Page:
Raegan’s play “The Dying Declaration of Madge Oberholtzer” won the McNerney Playwriting Award, Long Beach Playhouse’s New Works Festival, was a Bay Area Playwrights Festival finalist, and an O’Neill semi-finalist. Her play “Timeless: A Scientific Comedy” was picked by Pulitzer Prize Winner Martyna Majok to win the Kentucky Women Writers Conference Playwriting Prize, and was a finalist for the Reva Shiner Comedy Award. She has stayed at Shakespeare & Co. Bookstore in Paris, participated in The Royal Court Theatre’s Peckham Writers Group in London, the Scripps Ranch Theatre’s New Works Studio, the HBMG Foundation’s Winter Playwrights Retreat in Colorado, The Lark’s Roundtable Reads, and Iceland’s Klaustrid Artists Residency. In 2019, she was awarded the Helene Wurlitzer Foundation Grant. She's a graduate of the National Democratic Training Committee Communications Staff Academy.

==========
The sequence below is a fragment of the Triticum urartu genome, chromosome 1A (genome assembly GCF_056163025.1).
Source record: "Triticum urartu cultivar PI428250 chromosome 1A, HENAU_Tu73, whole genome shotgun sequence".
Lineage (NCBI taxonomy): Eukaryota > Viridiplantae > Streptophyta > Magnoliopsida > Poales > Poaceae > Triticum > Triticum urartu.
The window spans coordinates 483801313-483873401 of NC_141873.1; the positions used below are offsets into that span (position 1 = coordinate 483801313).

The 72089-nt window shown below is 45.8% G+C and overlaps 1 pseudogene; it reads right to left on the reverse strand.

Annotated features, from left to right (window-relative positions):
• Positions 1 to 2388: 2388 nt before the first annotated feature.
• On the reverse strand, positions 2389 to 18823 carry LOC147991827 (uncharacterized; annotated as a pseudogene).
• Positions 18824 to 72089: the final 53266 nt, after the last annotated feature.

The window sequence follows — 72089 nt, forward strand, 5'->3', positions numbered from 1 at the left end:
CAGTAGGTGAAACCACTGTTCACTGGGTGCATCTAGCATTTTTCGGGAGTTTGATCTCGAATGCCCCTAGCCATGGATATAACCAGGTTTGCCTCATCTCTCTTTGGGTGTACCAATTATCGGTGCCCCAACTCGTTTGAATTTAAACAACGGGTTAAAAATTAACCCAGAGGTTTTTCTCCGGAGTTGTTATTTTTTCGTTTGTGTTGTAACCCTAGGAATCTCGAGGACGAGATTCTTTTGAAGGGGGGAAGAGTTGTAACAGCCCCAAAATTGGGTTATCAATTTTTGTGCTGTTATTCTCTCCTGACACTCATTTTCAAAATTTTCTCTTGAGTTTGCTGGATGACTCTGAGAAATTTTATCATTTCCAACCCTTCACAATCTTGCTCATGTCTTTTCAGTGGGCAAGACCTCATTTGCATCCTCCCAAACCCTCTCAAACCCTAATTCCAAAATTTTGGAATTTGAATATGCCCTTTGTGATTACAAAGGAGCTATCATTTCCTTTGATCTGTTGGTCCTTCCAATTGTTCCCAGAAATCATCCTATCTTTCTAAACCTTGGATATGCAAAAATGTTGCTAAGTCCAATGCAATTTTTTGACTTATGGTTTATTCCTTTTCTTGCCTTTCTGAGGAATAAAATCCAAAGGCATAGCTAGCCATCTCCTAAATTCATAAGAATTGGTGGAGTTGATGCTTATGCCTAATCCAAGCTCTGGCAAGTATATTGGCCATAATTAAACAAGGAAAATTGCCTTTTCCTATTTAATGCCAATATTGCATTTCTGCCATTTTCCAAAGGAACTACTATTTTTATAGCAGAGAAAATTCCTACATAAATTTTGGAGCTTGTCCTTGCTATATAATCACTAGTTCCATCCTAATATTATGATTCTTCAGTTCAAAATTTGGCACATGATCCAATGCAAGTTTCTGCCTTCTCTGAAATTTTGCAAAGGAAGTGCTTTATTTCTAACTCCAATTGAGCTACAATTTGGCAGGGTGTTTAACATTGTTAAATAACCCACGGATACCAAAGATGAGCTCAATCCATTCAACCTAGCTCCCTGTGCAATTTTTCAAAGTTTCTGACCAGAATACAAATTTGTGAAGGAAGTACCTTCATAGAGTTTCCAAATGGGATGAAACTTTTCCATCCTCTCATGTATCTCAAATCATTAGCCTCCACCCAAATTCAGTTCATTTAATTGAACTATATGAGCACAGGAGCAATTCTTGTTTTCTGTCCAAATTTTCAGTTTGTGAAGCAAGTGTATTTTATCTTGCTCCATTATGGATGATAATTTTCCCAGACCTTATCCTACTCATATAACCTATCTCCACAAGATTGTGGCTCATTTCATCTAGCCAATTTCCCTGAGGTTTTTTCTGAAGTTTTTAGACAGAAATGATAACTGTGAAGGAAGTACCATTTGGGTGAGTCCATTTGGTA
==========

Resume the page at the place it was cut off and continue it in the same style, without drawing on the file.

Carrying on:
Her website is www.raeganpayne.com.
"From Monologues to Stump Speeches—The Importance of the Inciting Incident" is part of the North Carolina Writers' Network's 2020-2021 series of online classes.
"The Network has offered online programming since 2016," said NCWN communications director Charles Fiore. "We're proud to already have the educational framework in place that allows us to continue to serve the writers of North Carolina, and beyond, during this time of social distancing."
The online class "From Monologues to Stump Speeches—The Importance of the Inciting Incident" is available to anyone with an internet connection, or who even owns just a telephone. Instructions for accessing the online class on Tuesday, June 16, will be sent to registrants no less than twenty-four hours prior to the start of class. The class will be archived and made available to registrants for repeated viewings.
The nonprofit North Carolina Writers’ Network is the state’s oldest and largest literary arts services organization devoted to writers at all stages of development. For additional information, visit www.ncwriters.org.